Final Transgression by Harriet Welty Rochefort
English | 2020 | General Fiction/Classics | ePUB | 2.9 MB
Spring 1944: Betrayed by her collaborationist husband, Séverine Sevanot travels from Paris to her beloved hometown in southwest France. Séverine’s friends and family have urged her not to go: the region is a tinderbox where the French are fighting not only the Nazis, but their own countrymen who support the pro-German Vichy regime. Séverine ignores the advice. She always does exactly what she wants.
Summer 1994: To mark the 50th anniversary of D-Day, an American reporter interviews 85-year-old Caroline Aubry, Séverine’s sister. Caroline tells of fleeing the Germans by taking to the road in May 1940, then returning to a Paris that has been overrun by Germans flirting with young French girls, playing oom-pah band music in the parks, and imposing strict rationing on the city while keeping the best food and wine for themselves.
What Caroline omits is a story she has never revealed, even to her son Félix. Now, though, unsettled by the interview and the memories it evokes, Caroline decides that it is time for Félix to learn the secrets of the past…
Kirk had been surprised when Félix insisted that his mother speak to him and no one else. Perhaps she was shy, or maybe too many other reporters had been pestering her. It was none of his business; he simply hoped that she’d be photogenic, and he’d get a few good anecdotes from an ordinary person who had lived through extraordinary times. He was pleased with this new angle: a novel subject, a good profile of a dignified French woman in her home, a bit of vicarious self-identification for the viewers as they wondered what they’d have done in her place. Wasn’t that the business of TV news? Maybe she would tear up—cry even. Emotion, that was the ticket.
The sound of footsteps interrupted Kirk’s thoughts. The lacquered green door opened, and a slightly built and slender woman stepped out into the porchway. She was perfect; her silver hair gave her a dignified air and her blue eyes sparkled with a lively intelligence. She hugged Félix and shook Kirk’s hand formally after the introductions had been made. As they all stepped into the small vestibule and began making small talk, Kirk transformed automatically into reporter mode, gauging how well her low and well-modulated voice, her quintessentially French appearance and demeanor (Félix had been right about that) would play. He knew immediately that she would play very well indeed.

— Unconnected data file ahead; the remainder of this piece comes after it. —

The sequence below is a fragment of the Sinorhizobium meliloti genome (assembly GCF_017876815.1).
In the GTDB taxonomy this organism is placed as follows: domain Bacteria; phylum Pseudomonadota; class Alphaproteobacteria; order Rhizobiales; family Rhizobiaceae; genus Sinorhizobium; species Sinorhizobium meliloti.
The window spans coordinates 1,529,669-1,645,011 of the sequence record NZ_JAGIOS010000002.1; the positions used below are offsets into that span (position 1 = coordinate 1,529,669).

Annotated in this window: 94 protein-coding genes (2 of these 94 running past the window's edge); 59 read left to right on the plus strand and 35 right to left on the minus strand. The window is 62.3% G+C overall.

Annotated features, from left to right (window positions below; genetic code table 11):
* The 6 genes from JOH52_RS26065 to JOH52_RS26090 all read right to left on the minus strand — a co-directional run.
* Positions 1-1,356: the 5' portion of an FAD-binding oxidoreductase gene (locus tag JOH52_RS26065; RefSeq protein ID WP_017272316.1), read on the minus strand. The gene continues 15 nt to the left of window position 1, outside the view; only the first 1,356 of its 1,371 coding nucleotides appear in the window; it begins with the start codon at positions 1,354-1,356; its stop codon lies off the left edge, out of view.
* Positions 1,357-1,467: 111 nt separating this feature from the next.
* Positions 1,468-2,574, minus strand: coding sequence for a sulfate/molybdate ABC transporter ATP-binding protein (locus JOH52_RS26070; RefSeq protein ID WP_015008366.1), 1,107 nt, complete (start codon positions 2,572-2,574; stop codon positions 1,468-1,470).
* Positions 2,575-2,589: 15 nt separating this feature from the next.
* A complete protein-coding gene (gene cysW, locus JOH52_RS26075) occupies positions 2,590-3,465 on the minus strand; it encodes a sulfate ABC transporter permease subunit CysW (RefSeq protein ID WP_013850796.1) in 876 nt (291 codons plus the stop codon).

Even at her advanced age, Félix’s mother stood straight. She smelled of an exotic perfume and was stylishly dressed in what looked to Kirk like a Chanel suit, although he employed a fashion correspondent to make observations like that. She was the kind of woman people describe as poised and elegant, Kirk mused. She’d have turned heads in her youth, and she still had that indefinable presence that would be perfect for the camera.
Kirk turned his attention away from Madame Aubry and looked around the small vestibule; every object in it seemed to have been carefully chosen. On the shelves were leather-bound copies of books by Racine, Balzac and Victor Hugo as well as a few objets and carefully framed photos. Madame Aubry ushered them into the main part of the house, and again Kirk was quietly impressed: it didn’t correspond to his preconceptions of old lady decor. He’d imagined dinginess, musty unpleasant odors and dusty, worn antique furniture crowded into small rooms. Instead, bouquets of fresh flowers from the garden perfumed the air. The walls of the ground-floor rooms were painted a refined and restful shade of pale rose; the sofas, which faced each other in front of the fireplace, were dove gray, and the only older pieces of furniture were a marble-topped console on which a group of silver-framed photos was aligned, and at one end of the sitting room a pair of chairs he couldn’t identify: Louis, probably, but which one? He’d have to ask Félix. He had the feeling Caroline was reading his mind as she indicated one of the Louis something-or-other chairs to him.